This is the same Taliban who previously wouldn’t let children fly kites, own dolls, or clap at a soccer game. Chess was illegal. Nothing could be owned that produced “the joy of music”. Girls weren’t allowed to go to school. Women weren’t allowed to work.
Sharia law is strict on its own. But the Taliban knew that it didn’t go nearly far enough.
The Ghazi stadium in Kabul was converted into a public execution site. So many people were shot, beheaded, and dismembered there that the grass would no longer grow. It was that polluted with blood.
After the US intervention, the soil from the stadium had to be dug up three feet down and replaced.
These are the people we are pretending to negotiate with.
We needed to end the war. But we essentially already had.
You can end a war without withdrawing support. We had far fewer troops in Afghanistan than we still maintain in places where we’ve ended other wars — like Germany, Japan, South Korea, or the Philippines.
We clearly know how to end wars without letting everything collapse. It was callous and unconscionable to allowed that kind of evil that is the Taliban to return.
We aren’t closing the chapter on Afghanistan. We’re starting a new one.
An Accounting from Leaders
The lack of foresight, planning, honesty, transparency, and accountability demonstrated by current leadership is appalling. Sickening.
In fact, the only leader who appears to be “held to account” is Lt. Colonel Stuart Scheller, the Marine who demanded an accounting from his chain of command. He was fired and may be court-martialed.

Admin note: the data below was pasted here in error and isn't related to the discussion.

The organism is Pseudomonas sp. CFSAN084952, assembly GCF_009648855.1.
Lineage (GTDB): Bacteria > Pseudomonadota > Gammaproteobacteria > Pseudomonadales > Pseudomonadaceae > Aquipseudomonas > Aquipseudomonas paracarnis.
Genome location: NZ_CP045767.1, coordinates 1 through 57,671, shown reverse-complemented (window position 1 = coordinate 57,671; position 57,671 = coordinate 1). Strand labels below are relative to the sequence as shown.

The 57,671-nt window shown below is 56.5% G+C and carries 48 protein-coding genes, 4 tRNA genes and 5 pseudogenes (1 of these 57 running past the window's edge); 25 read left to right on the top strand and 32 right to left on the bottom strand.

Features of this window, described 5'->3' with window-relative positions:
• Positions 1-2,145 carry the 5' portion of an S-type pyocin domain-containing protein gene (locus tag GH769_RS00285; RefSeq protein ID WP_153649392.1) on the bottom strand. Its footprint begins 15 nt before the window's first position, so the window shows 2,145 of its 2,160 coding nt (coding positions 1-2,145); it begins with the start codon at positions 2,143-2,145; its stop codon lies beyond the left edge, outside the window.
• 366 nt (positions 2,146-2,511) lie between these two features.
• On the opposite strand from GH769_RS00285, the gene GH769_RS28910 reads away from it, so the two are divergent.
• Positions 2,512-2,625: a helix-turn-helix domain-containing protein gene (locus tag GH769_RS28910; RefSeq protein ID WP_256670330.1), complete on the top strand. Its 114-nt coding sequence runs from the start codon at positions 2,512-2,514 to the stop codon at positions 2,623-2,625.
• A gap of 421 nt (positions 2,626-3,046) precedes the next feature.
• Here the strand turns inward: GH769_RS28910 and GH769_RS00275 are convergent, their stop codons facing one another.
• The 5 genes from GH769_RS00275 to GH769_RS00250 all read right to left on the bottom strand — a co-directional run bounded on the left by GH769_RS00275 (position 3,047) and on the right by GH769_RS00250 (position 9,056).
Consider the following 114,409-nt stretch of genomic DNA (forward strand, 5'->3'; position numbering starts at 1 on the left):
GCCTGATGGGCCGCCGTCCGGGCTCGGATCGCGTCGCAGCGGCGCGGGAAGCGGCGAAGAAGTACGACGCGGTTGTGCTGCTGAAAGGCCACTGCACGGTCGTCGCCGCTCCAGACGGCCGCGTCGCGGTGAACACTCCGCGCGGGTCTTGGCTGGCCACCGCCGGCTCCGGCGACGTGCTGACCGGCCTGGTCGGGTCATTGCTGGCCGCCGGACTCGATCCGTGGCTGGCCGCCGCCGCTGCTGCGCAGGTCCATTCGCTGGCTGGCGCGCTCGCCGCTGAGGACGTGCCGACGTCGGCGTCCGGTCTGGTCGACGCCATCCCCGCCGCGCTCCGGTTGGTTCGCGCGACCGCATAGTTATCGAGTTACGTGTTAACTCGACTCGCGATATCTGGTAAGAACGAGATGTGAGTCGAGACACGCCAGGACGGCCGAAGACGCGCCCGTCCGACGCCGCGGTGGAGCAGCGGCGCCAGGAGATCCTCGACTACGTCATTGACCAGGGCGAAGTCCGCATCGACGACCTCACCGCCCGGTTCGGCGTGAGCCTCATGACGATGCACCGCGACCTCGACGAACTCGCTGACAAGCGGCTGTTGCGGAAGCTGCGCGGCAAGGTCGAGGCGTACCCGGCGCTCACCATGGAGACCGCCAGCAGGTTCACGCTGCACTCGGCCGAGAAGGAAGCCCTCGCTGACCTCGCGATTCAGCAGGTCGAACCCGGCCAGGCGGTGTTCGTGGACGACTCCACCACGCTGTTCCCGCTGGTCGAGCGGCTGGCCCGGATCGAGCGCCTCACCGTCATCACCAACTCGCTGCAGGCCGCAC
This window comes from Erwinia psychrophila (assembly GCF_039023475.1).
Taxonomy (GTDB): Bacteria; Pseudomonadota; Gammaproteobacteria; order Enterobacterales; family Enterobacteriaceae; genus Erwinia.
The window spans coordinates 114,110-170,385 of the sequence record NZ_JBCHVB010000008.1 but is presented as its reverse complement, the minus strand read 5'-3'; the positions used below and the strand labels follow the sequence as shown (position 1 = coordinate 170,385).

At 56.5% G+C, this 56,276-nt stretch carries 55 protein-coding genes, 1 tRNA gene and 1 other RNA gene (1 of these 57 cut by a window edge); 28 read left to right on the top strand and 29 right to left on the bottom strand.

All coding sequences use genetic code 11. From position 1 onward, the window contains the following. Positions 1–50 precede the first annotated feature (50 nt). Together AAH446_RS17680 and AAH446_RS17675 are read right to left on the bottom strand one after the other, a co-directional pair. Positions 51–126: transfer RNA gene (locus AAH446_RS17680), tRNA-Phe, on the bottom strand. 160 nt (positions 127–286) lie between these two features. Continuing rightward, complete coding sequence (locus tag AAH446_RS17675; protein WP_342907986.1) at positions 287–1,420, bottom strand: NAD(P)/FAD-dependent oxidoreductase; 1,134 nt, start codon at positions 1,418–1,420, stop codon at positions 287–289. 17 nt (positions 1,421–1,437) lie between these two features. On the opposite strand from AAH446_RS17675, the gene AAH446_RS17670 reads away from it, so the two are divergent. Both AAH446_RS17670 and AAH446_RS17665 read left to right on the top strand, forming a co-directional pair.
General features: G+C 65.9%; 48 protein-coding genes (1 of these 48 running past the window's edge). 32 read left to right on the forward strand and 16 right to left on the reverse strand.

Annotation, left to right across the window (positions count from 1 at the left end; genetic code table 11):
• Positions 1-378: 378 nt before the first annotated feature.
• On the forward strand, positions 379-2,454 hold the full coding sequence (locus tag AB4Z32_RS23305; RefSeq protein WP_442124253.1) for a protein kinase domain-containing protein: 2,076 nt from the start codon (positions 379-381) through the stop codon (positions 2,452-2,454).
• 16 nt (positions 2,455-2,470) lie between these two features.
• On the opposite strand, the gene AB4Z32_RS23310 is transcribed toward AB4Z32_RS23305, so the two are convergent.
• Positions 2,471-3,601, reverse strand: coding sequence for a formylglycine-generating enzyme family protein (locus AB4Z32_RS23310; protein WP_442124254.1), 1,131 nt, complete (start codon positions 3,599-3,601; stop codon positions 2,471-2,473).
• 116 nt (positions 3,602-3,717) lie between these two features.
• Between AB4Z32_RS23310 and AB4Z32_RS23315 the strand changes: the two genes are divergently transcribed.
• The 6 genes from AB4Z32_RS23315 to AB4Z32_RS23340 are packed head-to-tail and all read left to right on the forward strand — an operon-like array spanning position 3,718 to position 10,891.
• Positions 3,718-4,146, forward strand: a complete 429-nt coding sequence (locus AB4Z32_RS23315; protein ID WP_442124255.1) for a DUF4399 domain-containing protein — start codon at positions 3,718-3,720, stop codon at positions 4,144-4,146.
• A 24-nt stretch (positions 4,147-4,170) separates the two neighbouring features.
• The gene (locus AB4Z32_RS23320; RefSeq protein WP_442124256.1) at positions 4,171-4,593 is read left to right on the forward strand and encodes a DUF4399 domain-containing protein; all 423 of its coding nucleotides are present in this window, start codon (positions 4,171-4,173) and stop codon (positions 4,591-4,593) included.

We’ve left Americans behind. We’ve also left behind most of the Afghan nationals who supported US efforts over the years. We’ll probably pay “ransom” for some of the Americans. We’ll probably just forget about the others who are already being hunted down with the help of data and technology we’ve left behind.
It’s a broken promise and it is disgusting.
Why Remembrance Matters
This week, as the country remembers 9/11, I can’t forget the context that drove the attacks and was created by them.
We shouldn’t. Because those ripple effects haven’t stopped moving.
However, this is also not a “never forget, never forgive” article. That’s not a credo I believe in.
But I will say the emperor has no clothes and looks bad doing it.
This week, I remember… the 2,977 people who were lost in the World Trade Center, The Pentagon, and Flight 93.
The 200+ people who chose to jump rather than burn or suffocate.
The 6000+ injured.
The passengers and flight attendants who fought back on Flight 93
The over 90 countries that lost citizens, family members, and loved ones that day.
I remember the heroism of the first responders who entered burning, collapsing towers to save who they could. 411 died in the attempt to save lives.
I remember the sustained outpouring of support volunteers and resources towards the recovery effort and after.
I remember the many friends and acquaintances who have served and fought in Afghanistan over the last 20 years. Not all came home whole. Not all came home.
Additionally, I remember:
· The 13 US Service members killed and 18 wounded in the August 26th suicide bombing in Kabul.
· The 170 others who were killed and many more wounded in the August 26th suicide bombing in Kabul.
· The 35,000 veterans who called the VA suicide hotline during the evacuation of Kabul.
I pray for those grieving, those who grew up without a parent, those who lost a partner or a child, those struggling to hold onto their own life. I pray for this nation. I pray for the Afghan people.
Lord…have mercy. We don’t know what we are doing.
Originally published at https://www.christianmuntean.com on September 7, 2021.